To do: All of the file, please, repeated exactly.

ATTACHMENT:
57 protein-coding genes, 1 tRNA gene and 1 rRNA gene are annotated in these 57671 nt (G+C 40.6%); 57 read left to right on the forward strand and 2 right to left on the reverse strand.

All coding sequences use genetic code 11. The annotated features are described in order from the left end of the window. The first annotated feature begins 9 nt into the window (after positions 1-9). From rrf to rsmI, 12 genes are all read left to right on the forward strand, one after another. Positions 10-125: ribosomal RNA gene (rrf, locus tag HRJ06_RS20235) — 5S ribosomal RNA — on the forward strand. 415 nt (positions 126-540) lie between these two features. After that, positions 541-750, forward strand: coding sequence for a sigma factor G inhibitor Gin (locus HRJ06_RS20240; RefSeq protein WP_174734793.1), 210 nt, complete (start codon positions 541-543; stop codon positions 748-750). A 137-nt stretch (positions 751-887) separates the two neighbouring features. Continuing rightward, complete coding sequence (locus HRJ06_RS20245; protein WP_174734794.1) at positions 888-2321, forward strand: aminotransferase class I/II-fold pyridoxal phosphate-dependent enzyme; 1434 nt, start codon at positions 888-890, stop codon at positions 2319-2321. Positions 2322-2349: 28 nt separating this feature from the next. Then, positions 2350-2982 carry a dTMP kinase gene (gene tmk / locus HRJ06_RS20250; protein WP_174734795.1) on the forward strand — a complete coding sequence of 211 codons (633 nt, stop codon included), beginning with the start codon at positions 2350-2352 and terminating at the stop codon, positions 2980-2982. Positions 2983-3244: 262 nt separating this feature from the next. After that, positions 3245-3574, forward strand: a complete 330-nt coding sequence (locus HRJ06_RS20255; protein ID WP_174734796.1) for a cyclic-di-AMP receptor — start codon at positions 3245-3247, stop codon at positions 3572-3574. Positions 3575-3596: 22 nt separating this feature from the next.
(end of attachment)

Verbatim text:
57 protein-coding genes, 1 tRNA gene and 1 rRNA gene are annotated in these 57671 nt (G+C 40.6%); 57 read left to right on the forward strand and 2 right to left on the reverse strand.

All coding sequences use genetic code 11. The annotated features are described in order from the left end of the window. The first annotated feature begins 9 nt into the window (after positions 1-9). From rrf to rsmI, 12 genes are all read left to right on the forward strand, one after another. Positions 10-125: ribosomal RNA gene (rrf, locus tag HRJ06_RS20235) — 5S ribosomal RNA — on the forward strand. 415 nt (positions 126-540) lie between these two features. After that, positions 541-750, forward strand: coding sequence for a sigma factor G inhibitor Gin (locus HRJ06_RS20240; RefSeq protein WP_174734793.1), 210 nt, complete (start codon positions 541-543; stop codon positions 748-750). A 137-nt stretch (positions 751-887) separates the two neighbouring features. Continuing rightward, complete coding sequence (locus HRJ06_RS20245; protein WP_174734794.1) at positions 888-2321, forward strand: aminotransferase class I/II-fold pyridoxal phosphate-dependent enzyme; 1434 nt, start codon at positions 888-890, stop codon at positions 2319-2321. Positions 2322-2349: 28 nt separating this feature from the next. Then, positions 2350-2982 carry a dTMP kinase gene (gene tmk / locus HRJ06_RS20250; protein WP_174734795.1) on the forward strand — a complete coding sequence of 211 codons (633 nt, stop codon included), beginning with the start codon at positions 2350-2352 and terminating at the stop codon, positions 2980-2982. Positions 2983-3244: 262 nt separating this feature from the next. After that, positions 3245-3574, forward strand: a complete 330-nt coding sequence (locus HRJ06_RS20255; protein ID WP_174734796.1) for a cyclic-di-AMP receptor — start codon at positions 3245-3247, stop codon at positions 3572-3574. Positions 3575-3596: 22 nt separating this feature from the next.